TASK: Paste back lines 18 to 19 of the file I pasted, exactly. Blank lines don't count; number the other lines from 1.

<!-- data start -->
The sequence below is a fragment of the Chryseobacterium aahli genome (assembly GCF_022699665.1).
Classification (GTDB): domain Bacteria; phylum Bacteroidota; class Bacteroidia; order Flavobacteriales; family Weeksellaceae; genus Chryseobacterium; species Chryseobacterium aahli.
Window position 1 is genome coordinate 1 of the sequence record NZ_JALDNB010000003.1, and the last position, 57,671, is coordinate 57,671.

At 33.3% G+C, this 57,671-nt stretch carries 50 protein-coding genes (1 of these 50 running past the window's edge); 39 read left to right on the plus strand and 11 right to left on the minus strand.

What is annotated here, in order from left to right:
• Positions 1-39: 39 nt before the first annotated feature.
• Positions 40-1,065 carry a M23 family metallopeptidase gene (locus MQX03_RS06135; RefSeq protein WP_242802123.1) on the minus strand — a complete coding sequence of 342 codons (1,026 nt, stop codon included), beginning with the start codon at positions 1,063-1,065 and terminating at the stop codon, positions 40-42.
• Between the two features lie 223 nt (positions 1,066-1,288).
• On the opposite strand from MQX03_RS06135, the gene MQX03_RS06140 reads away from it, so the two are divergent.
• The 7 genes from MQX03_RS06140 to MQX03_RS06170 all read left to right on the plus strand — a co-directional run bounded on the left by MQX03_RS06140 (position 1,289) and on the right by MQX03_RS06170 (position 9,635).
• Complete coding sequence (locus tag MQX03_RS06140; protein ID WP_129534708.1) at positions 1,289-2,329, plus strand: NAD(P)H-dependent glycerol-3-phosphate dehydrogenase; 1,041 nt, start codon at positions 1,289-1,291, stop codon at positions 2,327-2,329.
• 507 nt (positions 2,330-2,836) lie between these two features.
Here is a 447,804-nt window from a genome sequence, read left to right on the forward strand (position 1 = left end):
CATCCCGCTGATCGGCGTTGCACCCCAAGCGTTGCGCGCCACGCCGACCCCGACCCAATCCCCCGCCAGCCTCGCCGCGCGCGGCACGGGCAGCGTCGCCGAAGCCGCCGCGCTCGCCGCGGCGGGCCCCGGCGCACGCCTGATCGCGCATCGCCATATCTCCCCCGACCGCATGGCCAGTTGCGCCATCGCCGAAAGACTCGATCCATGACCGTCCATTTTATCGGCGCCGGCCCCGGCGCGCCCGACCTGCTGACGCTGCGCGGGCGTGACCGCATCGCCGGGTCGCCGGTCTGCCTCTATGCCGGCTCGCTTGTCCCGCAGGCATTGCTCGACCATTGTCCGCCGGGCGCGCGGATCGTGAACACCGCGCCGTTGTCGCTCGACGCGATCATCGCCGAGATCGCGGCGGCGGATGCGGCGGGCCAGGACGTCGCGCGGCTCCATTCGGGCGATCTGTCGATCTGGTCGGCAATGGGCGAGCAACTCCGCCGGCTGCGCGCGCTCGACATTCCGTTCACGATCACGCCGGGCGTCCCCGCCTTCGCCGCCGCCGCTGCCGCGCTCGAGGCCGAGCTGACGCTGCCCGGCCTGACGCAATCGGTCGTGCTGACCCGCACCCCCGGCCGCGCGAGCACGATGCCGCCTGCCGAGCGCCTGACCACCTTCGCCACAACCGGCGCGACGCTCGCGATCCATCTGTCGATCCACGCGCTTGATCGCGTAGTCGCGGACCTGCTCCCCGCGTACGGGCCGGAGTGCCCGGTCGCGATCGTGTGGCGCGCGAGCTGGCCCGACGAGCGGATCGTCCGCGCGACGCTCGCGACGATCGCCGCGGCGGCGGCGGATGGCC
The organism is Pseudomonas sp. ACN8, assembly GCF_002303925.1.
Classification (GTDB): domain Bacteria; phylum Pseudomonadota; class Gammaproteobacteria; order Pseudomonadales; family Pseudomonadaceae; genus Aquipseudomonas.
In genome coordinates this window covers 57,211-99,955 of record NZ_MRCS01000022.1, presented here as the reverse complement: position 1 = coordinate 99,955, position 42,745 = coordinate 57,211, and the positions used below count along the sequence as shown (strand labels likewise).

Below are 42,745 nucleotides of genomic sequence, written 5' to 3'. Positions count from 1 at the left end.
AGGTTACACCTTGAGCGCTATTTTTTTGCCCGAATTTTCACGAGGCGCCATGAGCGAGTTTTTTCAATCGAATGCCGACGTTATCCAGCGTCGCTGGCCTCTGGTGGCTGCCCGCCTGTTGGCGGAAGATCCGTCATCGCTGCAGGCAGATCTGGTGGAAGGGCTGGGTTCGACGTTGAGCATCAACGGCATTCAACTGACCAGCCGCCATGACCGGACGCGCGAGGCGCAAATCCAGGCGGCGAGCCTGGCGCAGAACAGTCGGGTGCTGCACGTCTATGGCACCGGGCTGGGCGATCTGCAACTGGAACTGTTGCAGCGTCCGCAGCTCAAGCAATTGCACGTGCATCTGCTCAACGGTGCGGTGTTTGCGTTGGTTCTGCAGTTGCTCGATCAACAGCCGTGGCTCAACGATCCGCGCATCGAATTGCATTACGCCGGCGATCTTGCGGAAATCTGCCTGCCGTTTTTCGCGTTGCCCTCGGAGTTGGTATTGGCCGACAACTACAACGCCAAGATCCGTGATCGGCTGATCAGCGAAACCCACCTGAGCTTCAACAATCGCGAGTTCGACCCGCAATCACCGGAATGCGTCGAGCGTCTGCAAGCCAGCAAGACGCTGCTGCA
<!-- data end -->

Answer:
Below are 42,745 nucleotides of genomic sequence, written 5' to 3'. Positions count from 1 at the left end.
AGGTTACACCTTGAGCGCTATTTTTTTGCCCGAATTTTCACGAGGCGCCATGAGCGAGTTTTTTCAATCGAATGCCGACGTTATCCAGCGTCGCTGGCCTCTGGTGGCTGCCCGCCTGTTGGCGGAAGATCCGTCATCGCTGCAGGCAGATCTGGTGGAAGGGCTGGGTTCGACGTTGAGCATCAACGGCATTCAACTGACCAGCCGCCATGACCGGACGCGCGAGGCGCAAATCCAGGCGGCGAGCCTGGCGCAGAACAGTCGGGTGCTGCACGTCTATGGCACCGGGCTGGGCGATCTGCAACTGGAACTGTTGCAGCGTCCGCAGCTCAAGCAATTGCACGTGCATCTGCTCAACGGTGCGGTGTTTGCGTTGGTTCTGCAGTTGCTCGATCAACAGCCGTGGCTCAACGATCCGCGCATCGAATTGCATTACGCCGGCGATCTTGCGGAAATCTGCCTGCCGTTTTTCGCGTTGCCCTCGGAGTTGGTATTGGCCGACAACTACAACGCCAAGATCCGTGATCGGCTGATCAGCGAAACCCACCTGAGCTTCAACAATCGCGAGTTCGACCCGCAATCACCGGAATGCGTCGAGCGTCTGCAAGCCAGCAAGACGCTGCTGCA